Physician Burnout Simmering Below the Surface

“Ebony and ivory live together in perfect harmony 
Side by side on my piano keyboard, oh Lord, why don’t we?”
— Sir Paul McCartney and Stevie Wonder, 1982


Left alone in a small examining room, I scrolled the Associated Press news app on my cell phone, waiting for my physician to arrive. It was the last day of Black History Month, with little more than 12 hours remaining before it became another chapter in the long history of America recognizing the accomplishments of African-Americans.

My appointment, scheduled at the last minute, would not involve my primary care physician, an engaging and cheerful young woman of Indian descent who is part of the health system’s residency program. Once, when I asked her about experiencing any signs of burnout, she told me that she was not, but that all of her colleagues seem to monitor one another for it. According to media reports, burnout is an epidemic among U.S. physicians, and appears to contribute to between 300 and 400 suicides each year: a doctor a day.

There was knock on the door and in a hurried rustle of papers, my physician arrived. She was black.

She was energetic and animated. We exchanged perfunctory greetings and she mentioned that she was a mother to two teenagers. When she asked me what I did for a living, I told her and also mentioned that the day before, on Talk Ten Tuesdays, we had as a special guest: Crystal Watkins, MD, PhD, director of the Memory Clinic at Sheppard Pratt Health System and assistant professor of psychiatry and behavioral at Johns Hopkins University School of Medicine. During the broadcast, Dr. Watkins related her experiences as a young African-American growing up in Baltimore.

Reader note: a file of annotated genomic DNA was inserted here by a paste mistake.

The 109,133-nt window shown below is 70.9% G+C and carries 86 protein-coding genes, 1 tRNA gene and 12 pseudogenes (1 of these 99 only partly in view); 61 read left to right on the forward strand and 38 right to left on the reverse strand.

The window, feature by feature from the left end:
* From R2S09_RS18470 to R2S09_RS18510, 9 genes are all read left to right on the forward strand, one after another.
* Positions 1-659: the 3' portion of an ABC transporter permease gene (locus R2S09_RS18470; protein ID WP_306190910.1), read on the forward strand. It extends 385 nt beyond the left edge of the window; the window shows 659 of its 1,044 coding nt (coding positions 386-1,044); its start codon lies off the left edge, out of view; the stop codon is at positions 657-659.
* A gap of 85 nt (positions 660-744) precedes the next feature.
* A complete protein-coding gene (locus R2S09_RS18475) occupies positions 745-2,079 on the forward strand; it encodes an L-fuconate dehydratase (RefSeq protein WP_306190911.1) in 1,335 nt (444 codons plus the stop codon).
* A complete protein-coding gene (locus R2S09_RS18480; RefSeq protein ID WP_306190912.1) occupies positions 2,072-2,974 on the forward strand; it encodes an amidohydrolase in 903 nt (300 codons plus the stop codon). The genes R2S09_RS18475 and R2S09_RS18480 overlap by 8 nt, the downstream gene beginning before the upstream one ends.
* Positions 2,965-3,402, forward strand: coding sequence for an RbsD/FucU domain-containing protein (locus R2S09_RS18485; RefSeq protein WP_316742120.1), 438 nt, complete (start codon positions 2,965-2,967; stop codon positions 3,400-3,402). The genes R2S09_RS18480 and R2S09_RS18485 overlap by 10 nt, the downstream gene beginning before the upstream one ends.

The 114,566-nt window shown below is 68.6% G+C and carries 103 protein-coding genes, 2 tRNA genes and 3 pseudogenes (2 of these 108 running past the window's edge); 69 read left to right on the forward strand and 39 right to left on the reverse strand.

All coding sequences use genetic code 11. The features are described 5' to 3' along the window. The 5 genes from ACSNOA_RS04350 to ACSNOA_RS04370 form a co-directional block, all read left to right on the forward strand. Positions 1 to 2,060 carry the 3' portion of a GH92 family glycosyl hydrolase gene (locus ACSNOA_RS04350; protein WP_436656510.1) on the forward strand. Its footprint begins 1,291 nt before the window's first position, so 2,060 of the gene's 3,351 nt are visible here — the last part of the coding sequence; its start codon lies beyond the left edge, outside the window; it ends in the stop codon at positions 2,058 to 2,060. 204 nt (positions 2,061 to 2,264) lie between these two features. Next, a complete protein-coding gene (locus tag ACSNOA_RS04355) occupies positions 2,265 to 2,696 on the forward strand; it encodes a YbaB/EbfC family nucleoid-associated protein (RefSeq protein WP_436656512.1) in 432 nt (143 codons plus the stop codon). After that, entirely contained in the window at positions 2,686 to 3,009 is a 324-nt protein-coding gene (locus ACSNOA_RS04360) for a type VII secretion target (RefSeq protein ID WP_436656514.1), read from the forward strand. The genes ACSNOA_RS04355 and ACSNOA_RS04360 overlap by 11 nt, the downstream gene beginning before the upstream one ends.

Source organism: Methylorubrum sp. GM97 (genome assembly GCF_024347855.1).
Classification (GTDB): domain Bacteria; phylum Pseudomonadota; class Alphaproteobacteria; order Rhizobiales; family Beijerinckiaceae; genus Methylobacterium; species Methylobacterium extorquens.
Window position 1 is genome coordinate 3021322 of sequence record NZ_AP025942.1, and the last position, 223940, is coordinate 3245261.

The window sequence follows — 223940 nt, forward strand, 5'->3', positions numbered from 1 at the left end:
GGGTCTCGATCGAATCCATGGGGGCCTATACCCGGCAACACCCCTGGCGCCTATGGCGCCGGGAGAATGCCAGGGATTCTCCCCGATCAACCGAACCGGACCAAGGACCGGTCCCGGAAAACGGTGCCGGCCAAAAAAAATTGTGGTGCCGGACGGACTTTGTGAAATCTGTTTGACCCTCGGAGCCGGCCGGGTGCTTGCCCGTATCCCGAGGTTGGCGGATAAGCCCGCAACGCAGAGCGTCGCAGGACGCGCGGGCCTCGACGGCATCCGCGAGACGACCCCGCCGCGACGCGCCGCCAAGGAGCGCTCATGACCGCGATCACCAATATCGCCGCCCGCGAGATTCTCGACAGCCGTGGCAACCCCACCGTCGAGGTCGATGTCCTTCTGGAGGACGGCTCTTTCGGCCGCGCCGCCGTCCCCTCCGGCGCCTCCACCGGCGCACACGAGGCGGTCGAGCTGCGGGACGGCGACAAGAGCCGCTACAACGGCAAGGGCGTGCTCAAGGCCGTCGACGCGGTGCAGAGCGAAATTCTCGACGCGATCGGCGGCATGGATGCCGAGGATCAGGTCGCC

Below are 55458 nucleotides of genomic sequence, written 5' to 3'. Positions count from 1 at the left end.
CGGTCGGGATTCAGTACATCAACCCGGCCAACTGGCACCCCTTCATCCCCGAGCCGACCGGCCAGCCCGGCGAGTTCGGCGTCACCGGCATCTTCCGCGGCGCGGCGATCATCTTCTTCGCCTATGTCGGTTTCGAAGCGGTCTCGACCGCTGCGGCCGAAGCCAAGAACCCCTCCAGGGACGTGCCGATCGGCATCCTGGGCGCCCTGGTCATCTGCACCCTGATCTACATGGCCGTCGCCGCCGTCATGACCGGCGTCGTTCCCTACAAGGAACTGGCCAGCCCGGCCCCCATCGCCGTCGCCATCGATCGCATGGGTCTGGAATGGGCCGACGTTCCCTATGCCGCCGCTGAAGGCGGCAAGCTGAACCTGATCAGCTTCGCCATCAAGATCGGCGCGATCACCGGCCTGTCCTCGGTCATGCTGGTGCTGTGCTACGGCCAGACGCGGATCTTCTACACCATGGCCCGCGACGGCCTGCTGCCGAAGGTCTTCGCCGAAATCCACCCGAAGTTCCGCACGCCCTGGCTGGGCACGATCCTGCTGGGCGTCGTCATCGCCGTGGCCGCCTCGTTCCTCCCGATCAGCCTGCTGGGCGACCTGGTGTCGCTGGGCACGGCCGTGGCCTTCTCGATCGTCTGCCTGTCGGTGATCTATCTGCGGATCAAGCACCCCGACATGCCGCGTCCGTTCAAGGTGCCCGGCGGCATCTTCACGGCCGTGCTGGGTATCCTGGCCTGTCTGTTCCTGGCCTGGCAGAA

This tribute to the accomplishments of Dr. Watkins, as I told my physician, was in recognition of Black History Month. At that point, she promptly showed me her petite black, red, and green Black History month ribbon, tucked behind her white coat. Her mother was an English teacher, she explained, and her father was a mathematician and worked for IBM.